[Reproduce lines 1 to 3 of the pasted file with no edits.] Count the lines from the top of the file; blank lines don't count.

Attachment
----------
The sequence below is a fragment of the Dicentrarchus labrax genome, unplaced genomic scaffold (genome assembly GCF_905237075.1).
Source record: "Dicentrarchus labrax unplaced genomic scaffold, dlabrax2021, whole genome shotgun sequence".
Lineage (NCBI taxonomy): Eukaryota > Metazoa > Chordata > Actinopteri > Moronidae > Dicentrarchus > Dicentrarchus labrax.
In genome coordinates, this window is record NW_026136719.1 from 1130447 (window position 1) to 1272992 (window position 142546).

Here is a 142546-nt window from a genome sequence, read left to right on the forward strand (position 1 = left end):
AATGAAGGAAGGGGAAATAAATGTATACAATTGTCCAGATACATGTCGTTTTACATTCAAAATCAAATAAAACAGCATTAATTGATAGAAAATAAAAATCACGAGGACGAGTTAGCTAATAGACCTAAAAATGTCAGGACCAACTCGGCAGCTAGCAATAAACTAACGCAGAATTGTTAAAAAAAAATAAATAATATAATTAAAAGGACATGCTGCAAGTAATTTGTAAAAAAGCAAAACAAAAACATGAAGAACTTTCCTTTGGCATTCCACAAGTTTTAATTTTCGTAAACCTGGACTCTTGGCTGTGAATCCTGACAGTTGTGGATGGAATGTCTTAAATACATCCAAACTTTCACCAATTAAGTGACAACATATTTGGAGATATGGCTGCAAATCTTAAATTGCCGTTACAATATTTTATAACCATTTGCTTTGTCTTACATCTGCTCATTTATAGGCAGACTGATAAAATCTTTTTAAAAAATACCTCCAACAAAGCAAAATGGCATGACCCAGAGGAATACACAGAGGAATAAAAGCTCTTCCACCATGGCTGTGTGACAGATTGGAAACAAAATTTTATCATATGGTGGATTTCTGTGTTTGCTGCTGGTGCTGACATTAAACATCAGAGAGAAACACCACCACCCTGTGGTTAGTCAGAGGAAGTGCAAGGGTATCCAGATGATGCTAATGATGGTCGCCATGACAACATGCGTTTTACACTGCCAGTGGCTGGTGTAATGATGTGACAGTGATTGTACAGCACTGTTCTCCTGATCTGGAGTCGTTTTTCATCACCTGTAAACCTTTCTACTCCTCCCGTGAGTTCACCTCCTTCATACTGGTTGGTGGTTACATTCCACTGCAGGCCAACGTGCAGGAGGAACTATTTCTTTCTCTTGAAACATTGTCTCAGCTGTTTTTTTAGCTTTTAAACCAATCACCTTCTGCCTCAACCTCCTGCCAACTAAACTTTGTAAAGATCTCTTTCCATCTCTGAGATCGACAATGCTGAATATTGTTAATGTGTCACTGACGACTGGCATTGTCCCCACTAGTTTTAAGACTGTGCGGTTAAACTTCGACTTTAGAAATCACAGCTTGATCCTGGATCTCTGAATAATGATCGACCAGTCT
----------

The sequence below is a fragment of the Dicentrarchus labrax genome, unplaced genomic scaffold (genome assembly GCF_905237075.1).
Source record: "Dicentrarchus labrax unplaced genomic scaffold, dlabrax2021, whole genome shotgun sequence".
Lineage (NCBI taxonomy): Eukaryota > Metazoa > Chordata > Actinopteri > Moronidae > Dicentrarchus > Dicentrarchus labrax.